Feeling a nip in the air? It could be the changing seasons, or it could be that your body is becoming more susceptible to the cold — or perhaps a mix of both.
Research shows that as we age, our bodies' abilities to regulate temperature decrease. That means we often feel colder (or hotter) than we did when we were younger. In the winter, it's crucial to stay warm to avoid discomfort and to prevent more serious conditions like frostbite or hypothermia.
Here are a few tips on how to stay warm and healthy this winter.
1. Turn Up the Temperature
You should keep your thermostat set to at least 68 to 70 degrees during cooler months, according to the National Institute on Aging. Take extra caution if you use a space heater — these can pose a serious fire hazard, so follow portable heater best practices to stay safe and toasty.
2. Layer Up
Dressing in layers is an excellent way to stay warm, and it allows you to modify your wardrobe as the outside temperature changes or as your body heats up. A warm coat and good footwear are essential starting points. From there, you can layer underneath a coat with moisture-wicking base layers and sweaters.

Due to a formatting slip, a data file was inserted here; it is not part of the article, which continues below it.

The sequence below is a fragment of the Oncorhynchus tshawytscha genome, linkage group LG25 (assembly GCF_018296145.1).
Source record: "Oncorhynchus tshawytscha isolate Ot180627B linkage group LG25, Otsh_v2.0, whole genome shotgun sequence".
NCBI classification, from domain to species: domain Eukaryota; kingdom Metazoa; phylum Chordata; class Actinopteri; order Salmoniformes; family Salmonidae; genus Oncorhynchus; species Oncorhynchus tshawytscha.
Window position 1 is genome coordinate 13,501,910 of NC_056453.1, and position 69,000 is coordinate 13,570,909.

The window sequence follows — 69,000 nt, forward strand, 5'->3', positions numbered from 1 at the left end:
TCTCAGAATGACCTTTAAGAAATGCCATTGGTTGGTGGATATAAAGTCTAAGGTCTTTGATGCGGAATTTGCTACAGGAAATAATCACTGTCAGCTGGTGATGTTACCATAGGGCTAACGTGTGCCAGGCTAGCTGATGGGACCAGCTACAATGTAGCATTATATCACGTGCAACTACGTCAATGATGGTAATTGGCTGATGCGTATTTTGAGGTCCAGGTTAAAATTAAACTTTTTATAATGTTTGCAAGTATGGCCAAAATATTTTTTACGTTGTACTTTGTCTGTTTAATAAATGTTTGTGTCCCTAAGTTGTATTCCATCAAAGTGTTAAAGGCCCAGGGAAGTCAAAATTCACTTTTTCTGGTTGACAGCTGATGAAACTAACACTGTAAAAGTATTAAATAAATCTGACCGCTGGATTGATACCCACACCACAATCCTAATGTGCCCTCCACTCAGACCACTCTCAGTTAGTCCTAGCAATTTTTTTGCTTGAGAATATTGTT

Don't forget a hat and scarf to prevent losing excess body heat from your exposed head and neck.
3. Stay Hydrated
It can be hard to remember to drink water when it's cold out, but it's just as important to stay hydrated in winter as it is in the summer. Dehydration can weaken your immune system and make it harder for your body to keep warm.
Drink plenty of water in the colder months, and avoid overdoing it with alcoholic beverages, which can cause your body to lose heat.
4. Talk to Your Doctor
From cardiovascular disease to diabetes, there are several health conditions that can increase your sensitivity to the cold. Some medications can also change the way your body responds to temperature swings. Talk to your doctor to determine if you're at higher risk of cold sensitivity based on any of your conditions or prescriptions.
Watch for Warning Signs
By following these tips, you can continue to enjoy outdoor activities all winter long. Just be mindful of the warning signs of frostbite and hypothermia, including numbness, excessive shivering and confusion. If you or someone else is showing symptoms of serious heat loss, get into a warm area as quickly as possible and seek proper medical care.